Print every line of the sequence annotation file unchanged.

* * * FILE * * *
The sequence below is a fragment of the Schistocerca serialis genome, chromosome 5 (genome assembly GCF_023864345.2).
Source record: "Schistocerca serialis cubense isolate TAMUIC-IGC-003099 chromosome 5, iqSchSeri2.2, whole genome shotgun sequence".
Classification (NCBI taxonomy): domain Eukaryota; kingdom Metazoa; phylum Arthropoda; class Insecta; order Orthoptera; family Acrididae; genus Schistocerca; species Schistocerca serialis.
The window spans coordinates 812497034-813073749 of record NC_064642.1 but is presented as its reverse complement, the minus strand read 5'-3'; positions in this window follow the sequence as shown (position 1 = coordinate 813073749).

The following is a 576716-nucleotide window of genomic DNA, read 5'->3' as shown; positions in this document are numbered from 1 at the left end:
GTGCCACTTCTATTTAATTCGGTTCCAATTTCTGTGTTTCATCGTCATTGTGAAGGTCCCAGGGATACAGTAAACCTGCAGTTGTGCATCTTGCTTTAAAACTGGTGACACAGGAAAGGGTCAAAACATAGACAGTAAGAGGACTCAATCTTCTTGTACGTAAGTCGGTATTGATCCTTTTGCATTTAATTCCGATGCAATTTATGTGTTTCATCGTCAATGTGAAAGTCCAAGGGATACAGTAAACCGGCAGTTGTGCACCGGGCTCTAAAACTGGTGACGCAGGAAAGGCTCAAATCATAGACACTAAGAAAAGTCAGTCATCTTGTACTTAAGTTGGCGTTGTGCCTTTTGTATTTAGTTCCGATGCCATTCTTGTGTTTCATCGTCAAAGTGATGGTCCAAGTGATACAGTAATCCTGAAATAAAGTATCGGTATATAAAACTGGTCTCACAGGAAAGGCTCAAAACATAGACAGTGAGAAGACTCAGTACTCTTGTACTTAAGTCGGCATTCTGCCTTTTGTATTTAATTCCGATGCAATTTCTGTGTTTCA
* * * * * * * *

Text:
The sequence below is a fragment of the Schistocerca serialis genome, chromosome 5 (genome assembly GCF_023864345.2).
Source record: "Schistocerca serialis cubense isolate TAMUIC-IGC-003099 chromosome 5, iqSchSeri2.2, whole genome shotgun sequence".
Classification (NCBI taxonomy): domain Eukaryota; kingdom Metazoa; phylum Arthropoda; class Insecta; order Orthoptera; family Acrididae; genus Schistocerca; species Schistocerca serialis.
The window spans coordinates 812497034-813073749 of record NC_064642.1 but is presented as its reverse complement, the minus strand read 5'-3'; positions in this window follow the sequence as shown (position 1 = coordinate 813073749).

The following is a 576716-nucleotide window of genomic DNA, read 5'->3' as shown; positions in this document are numbered from 1 at the left end:
GTGCCACTTCTATTTAATTCGGTTCCAATTTCTGTGTTTCATCGTCATTGTGAAGGTCCCAGGGATACAGTAAACCTGCAGTTGTGCATCTTGCTTTAAAACTGGTGACACAGGAAAGGGTCAAAACATAGACAGTAAGAGGACTCAATCTTCTTGTACGTAAGTCGGTATTGATCCTTTTGCATTTAATTCCGATGCAATTTATGTGTTTCATCGTCAATGTGAAAGTCCAAGGGATACAGTAAACCGGCAGTTGTGCACCGGGCTCTAAAACTGGTGACGCAGGAAAGGCTCAAATCATAGACACTAAGAAAAGTCAGTCATCTTGTACTTAAGTTGGCGTTGTGCCTTTTGTATTTAGTTCCGATGCCATTCTTGTGTTTCATCGTCAAAGTGATGGTCCAAGTGATACAGTAATCCTGAAATAAAGTATCGGTATATAAAACTGGTCTCACAGGAAAGGCTCAAAACATAGACAGTGAGAAGACTCAGTACTCTTGTACTTAAGTCGGCATTCTGCCTTTTGTATTTAATTCCGATGCAATTTCTGTGTTTCA